My last-minute run to the woods to fill my tag with a big buck was not thought out particularly well. I dressed warm, threw my pack, blaze-orange hoodie, hunting vest and shotgun into the idling truck. The tank read half. The windshield was frost-free. In spite of a couple good snow storms in the last week, the roads were generally clear and the three-speed straight-six did its best against a ridiculous W/NW gale.
Now, of trucks and deer hunting, there are a couple well-known rules that should be noted once the snow flies:
1. Make sure you’ve got weight in the bed of your truck. As long as I can remember my dad having a truck this has been a seasonal ritual. Putting sandbags in the back. It’s the one thing that separates you from all the yahoos whose trucks are buried in drifts, ditches or the rear-end of some unsuspecting Prius. Unless that one thing is beer, in which case sandbags won’t make them a dang bit of difference.
2. When a front is moving in and the wind and snow go horizontal, it’s best to grab a beer and watch the game. For all intents and purposes, that’s what the deer are doing.
Of course when it comes to rules, well-known doesn’t mean always-followed. Take my present situation for example.
My lack of forethought pertaining to rule #1 struck me as I pulled a u-turn to park the truck on the side of the road where we walk into our woods from: I’ve got zero weight in the bed of the truck. I pulled onto the shoulder, getting as close as possible to its edge without sliding over, in order to allow enough room for the fly-wing of the County’s plow truck to leave my mirror attached.
If I get stuck, I told myself, standing in the squall, I’ll cross that bridge when I’m done hunting– effectively dismissing rule #2 as well. This is how the male hunting-mind works. It’s a complex and inexplicable animal.
I suited up, locked the truck and started the 1/4-mile hike across a wide-open field to the woods.
Once in the woods, I spotted a half-dozen new rubs, but no fresh tracks. I was confident that this would be my afternoon. I settled into the stand, hung my gun on its hook and lit my pipe. The wind blew snow in whirls and clouds through the hardwoods around me. I was warm enough from the hike in to leave my gloves in my pocket for a while. Life was good.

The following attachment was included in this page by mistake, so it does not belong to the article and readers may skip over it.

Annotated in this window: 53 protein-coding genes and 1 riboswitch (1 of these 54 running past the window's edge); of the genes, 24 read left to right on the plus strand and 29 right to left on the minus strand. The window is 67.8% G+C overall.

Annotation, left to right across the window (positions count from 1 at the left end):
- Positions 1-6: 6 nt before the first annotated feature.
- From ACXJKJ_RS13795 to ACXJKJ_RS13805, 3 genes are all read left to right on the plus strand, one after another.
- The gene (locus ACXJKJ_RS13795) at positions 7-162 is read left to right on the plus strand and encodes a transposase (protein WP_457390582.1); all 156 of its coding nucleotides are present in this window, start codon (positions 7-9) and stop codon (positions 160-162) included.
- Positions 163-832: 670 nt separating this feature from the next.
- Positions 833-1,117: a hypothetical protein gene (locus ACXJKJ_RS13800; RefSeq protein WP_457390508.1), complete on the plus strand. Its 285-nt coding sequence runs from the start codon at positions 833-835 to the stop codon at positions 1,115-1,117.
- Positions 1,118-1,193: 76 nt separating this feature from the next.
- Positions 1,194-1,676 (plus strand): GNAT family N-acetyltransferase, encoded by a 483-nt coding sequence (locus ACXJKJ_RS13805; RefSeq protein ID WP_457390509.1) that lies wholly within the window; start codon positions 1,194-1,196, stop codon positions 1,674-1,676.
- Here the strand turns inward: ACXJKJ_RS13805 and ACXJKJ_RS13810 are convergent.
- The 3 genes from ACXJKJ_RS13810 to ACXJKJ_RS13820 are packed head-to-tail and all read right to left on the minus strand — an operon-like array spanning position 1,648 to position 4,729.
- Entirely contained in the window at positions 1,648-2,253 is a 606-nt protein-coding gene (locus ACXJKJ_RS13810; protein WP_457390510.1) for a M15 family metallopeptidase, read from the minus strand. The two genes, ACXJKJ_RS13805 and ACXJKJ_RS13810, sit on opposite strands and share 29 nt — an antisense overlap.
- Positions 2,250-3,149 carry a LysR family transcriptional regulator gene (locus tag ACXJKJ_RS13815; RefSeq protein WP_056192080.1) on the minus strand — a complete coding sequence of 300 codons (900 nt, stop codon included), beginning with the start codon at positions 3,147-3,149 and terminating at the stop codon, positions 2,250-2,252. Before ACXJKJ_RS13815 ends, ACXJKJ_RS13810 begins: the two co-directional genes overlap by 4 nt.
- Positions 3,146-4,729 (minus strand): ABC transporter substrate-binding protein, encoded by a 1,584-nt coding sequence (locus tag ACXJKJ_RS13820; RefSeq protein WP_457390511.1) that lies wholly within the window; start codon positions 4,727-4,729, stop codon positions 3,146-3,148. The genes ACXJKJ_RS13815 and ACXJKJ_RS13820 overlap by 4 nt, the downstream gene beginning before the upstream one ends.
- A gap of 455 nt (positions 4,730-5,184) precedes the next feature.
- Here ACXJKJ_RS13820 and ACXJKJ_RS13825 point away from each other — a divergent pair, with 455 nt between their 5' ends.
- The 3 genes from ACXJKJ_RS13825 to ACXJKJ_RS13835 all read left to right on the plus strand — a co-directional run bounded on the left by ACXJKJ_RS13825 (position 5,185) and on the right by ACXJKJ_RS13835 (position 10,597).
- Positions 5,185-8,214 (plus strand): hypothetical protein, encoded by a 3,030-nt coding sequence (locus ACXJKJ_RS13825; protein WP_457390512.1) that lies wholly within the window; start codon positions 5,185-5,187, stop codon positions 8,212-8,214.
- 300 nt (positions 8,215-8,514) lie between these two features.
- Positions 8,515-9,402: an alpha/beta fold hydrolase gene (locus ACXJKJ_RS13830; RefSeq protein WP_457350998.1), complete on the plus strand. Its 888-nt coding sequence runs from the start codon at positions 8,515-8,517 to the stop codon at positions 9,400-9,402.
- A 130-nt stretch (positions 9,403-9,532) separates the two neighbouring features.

Twenty minutes passed. No longer warm from the hike in, I put my pipe away and fished my gloves from my pocket. To my right, a big doe walked out from behind a thicket of trees, picking her way toward me. A doe was not on the docket for today’s hunt, but I grabbed my gun from its hook in case my buck was sniffing around.
She stood facing my direction at 40 yards. If I moved, she’d bust me and the jig would be up. I sat like a rock. Every direction she looked or turned her ears toward, I followed with my eyes. Five minutes later, she lied down right where she was standing. No buck. Just a bed comfortable enough to ride out the storm, complete with a view of a blaze orange testament to what happens when you don’t follow the rules. Shit.
So there I sat. Wind and snow. Dropping temps. More wind and snow. Nose running like a track-star. After two hours, she continued to lie there chewing her cud, body almost snowed-over. Snowed-over as well, and right about the time I started talking to the squirrels in neighboring trees, I decided I needed to stand up. Success. Daylight gave out twenty minutes later and she busted me climbing down out of the tree. I could sort of feel my fingers and toes again as I traipsed out of the woods to the field, a fading gray and drifting tundra.
In the end, the truck didn’t get stuck. That’s not to say I didn’t come uncomfortably close, mind you. I pulled slowly from the shoulder to the road. Fishtails dictated that 35 mph was all the truck would allow. Slow and steady. Which was fine by me. I had nothing to prove that I suppose hadn’t already. Besides, the game wasn’t starting for another hour and twenty minutes…and the beer wasn’t going anywhere either.